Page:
“The Department has chosen to paint a glowing picture of wolf recovery in Washington, rather than be honest with the public about this tragedy,” said Samantha Bruegger executive director of Washington Wildlife First. “The public, and the wolves, deserve better. We call on the Department to be open with the public about the extent of the illegal killing of wolves in the state, and we ask the public to provide whatever information they can to aid in this investigation.”

“If this is in fact a poisoning situation, putting poison out on the landscape for any unsuspecting creature to feed on is one of the most loathsome things a person can do,” said Brooks Fahy, executive director of Predator Defense, a national nonprofit advocacy group. “It’s not just about killing wolves. It’s also about wanting them to suffer. Poisons also pose a serious threat to other wildlife and pets and are a public safety risk.”

“For the last few years, the Northwest Animal Rights Network (NARN) has been critical of wolf recovery efforts in Washington because these efforts have been wrought with politics every step of the way,” says Rachel Bjork, NARN’s president. “The fact that we are just now hearing about these wolf deaths months later, and not directly from WDFW, leads us to believe that the department has no real interest in accountability to the public.”

“We are disgusted by this illegal wolf slaughter and disappointed in the way the Department has handled it,” said Jocelyn Leroux, Washington and Montana director with Western Watersheds Project. “Washington’s wolves deserve better treatment and the people of Washington deserve transparency.”

The $30,000 reward is being offered by the Center for Biological Diversity, Defenders of Wildlife, Northwest Animal Rights Network, Predator Defense, Speak for Wolves, Washington Wildlife First, and Western Watersheds Project.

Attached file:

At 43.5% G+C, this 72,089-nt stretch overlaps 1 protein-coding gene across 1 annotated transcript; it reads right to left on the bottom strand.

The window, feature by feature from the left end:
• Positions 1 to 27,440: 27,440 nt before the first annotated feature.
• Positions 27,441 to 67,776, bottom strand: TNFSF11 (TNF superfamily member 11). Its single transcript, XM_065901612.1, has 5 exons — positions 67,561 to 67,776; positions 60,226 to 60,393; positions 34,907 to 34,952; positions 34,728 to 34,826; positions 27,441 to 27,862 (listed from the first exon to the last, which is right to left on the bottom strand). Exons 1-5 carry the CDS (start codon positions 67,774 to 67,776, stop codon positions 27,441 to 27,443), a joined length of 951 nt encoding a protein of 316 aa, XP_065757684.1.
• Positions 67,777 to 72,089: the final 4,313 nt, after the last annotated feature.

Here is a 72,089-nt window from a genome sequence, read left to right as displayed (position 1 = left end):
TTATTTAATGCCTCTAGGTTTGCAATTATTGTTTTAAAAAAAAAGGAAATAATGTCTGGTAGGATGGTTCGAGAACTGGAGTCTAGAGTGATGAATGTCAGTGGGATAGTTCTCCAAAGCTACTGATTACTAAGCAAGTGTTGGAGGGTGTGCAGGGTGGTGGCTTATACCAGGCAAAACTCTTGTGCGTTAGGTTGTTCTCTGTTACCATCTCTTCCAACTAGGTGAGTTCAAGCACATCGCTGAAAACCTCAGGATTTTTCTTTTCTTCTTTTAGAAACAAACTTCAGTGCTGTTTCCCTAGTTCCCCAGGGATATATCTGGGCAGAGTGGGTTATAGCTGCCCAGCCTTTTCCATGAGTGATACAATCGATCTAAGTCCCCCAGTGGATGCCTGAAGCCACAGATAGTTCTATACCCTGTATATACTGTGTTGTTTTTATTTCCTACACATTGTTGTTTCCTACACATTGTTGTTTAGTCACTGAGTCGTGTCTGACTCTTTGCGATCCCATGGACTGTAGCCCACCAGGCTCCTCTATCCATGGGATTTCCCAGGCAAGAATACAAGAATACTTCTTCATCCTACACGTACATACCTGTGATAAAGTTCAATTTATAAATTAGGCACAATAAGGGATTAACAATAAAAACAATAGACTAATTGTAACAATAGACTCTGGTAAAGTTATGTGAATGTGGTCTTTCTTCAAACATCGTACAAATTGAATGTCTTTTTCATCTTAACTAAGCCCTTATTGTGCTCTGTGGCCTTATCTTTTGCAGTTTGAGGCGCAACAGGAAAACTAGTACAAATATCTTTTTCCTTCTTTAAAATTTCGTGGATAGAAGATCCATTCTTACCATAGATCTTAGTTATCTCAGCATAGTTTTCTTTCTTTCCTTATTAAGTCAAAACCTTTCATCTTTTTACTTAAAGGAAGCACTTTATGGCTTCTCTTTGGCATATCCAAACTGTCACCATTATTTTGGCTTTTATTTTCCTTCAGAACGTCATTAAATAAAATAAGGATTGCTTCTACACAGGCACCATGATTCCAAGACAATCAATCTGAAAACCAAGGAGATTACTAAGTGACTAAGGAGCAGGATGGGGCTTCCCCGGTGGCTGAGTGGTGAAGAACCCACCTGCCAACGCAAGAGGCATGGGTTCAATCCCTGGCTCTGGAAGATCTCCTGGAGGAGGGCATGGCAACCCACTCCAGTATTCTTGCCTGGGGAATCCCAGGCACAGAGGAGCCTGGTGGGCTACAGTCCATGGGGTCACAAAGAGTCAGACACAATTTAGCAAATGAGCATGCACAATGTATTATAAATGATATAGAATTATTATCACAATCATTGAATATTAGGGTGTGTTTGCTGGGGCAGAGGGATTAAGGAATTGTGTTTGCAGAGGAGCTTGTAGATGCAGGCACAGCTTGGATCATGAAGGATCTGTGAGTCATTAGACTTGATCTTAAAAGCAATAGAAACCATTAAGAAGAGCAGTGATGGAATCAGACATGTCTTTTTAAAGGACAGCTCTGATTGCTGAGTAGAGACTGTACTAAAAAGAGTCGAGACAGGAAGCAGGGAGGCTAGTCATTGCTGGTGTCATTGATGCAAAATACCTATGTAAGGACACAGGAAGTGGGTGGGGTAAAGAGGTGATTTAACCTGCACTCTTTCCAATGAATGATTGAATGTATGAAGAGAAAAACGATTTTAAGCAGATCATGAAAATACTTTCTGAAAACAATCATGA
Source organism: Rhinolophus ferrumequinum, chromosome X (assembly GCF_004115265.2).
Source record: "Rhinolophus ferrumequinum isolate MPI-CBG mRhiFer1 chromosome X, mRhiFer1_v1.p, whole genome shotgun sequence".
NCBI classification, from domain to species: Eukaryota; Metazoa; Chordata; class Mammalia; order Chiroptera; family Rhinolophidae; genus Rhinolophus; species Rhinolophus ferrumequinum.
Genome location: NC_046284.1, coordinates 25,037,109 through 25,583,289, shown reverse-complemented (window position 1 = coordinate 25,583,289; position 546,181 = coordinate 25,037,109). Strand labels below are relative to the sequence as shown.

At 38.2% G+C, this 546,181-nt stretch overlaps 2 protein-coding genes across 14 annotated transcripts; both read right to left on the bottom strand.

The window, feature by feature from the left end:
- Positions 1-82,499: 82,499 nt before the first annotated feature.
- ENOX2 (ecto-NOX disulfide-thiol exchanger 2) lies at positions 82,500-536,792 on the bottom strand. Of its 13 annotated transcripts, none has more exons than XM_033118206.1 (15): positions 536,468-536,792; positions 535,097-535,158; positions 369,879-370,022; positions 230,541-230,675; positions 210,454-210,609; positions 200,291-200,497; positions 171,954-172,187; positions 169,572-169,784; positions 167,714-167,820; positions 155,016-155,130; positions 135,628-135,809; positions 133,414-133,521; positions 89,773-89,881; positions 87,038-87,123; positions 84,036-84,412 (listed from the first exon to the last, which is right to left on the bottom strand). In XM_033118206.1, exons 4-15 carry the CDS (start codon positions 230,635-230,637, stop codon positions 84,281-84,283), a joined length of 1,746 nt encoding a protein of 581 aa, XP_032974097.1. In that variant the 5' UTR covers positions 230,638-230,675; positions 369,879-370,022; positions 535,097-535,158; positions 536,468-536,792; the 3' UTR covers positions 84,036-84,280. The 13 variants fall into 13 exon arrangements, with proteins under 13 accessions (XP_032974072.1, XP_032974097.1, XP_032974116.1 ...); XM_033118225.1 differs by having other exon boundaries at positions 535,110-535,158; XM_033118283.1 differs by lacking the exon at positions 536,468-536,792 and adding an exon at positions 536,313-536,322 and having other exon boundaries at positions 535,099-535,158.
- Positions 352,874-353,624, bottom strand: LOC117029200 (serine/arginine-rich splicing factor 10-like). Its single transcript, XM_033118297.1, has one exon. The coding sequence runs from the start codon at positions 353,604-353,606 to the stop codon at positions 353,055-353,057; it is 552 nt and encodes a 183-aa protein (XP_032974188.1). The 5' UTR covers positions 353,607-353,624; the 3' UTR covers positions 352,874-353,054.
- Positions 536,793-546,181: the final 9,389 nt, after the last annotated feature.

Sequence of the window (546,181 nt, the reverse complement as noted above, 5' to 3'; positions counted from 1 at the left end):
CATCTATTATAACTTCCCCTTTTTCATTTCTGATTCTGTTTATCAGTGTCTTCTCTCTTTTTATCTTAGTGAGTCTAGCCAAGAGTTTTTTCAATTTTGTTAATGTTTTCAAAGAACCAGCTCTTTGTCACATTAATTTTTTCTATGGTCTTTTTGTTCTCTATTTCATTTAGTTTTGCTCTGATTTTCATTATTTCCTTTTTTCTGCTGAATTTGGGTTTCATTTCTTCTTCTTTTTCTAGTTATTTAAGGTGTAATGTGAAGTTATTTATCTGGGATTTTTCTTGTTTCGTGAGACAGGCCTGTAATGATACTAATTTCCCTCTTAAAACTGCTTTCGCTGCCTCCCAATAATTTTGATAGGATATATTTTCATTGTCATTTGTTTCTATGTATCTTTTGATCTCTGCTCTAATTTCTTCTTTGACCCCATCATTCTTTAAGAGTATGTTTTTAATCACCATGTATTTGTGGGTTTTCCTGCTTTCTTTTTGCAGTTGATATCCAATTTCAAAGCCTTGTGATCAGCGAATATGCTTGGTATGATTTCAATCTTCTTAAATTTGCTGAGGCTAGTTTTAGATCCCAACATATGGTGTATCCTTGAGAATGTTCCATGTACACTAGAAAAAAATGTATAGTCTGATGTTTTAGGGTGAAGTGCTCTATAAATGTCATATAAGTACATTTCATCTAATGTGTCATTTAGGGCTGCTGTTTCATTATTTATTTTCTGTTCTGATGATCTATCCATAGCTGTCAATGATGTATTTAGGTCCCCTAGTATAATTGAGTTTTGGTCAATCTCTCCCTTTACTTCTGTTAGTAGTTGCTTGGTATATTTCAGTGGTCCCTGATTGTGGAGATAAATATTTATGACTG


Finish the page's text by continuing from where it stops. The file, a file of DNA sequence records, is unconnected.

Anyone who might have information regarding the incident should call the Washington Department of Fish and Wildlife at (360) 902-2928, visit the department’s website and report a violation, or text WDFWTIP to 847411.

Contact:Stephanie Taylor, Speak for Wolves, (971) 288-6184, info@speakforwolves.org
Sophia Ressler, Center for Biological Diversity, (206) 399-4004, sressler@biologicaldiversity.org
Samantha Bruegger, Washington Wildlife First, (970) 531-6720, sbruegger@wawildlifefirst.org
Brooks Fahy, Predator Defense, (541) 520-6003, brooks@predatordefense.org
Rachel Bjork, Northwest Animal Rights Network, (206) 334-3742, info@narn.org
Jocelyn Leroux, Western Watersheds Project, (406) 960-4164, jocelyn @westernwatersheds.org
Teanaway wolf by Washington Department of Fish and Wildlife. Image is available for media use.

Speak for Wolves exists to empower activists with science- and indigenous land knowledge-based education to challenge existing wildlife management practices and to influence policies that will benefit large predators, amplified by an annual grassroots wildlife conference.

The Center for Biological Diversity is a national, nonprofit conservation organization with more than 1.7 million members and online activists dedicated to the protection of endangered species and wild places.

The Northwest Animal Rights Network advocates for the rights of all sentient beings—the right to choose, to be free from oppression and exploitation—by pursuing campaigns, facilitating education, and connecting Pacific Northwest organizations

Predator Defense is a national nonprofit advocacy organization working to protect native predators and end America’s war on wildlife. Our efforts take us into the field, onto America’s public lands, to Congress, and into courtrooms.

Washington Wildlife First is a 501(c)(3) nonprofit organization dedicated to bringing about reform, accountability, and transparency within Washington’s environmental agencies, beginning with the Washington Department of Fish and Wildlife.

Western Watersheds Project protects and restores western watersheds and wildlife through education, public policy initiatives and legal advocacy.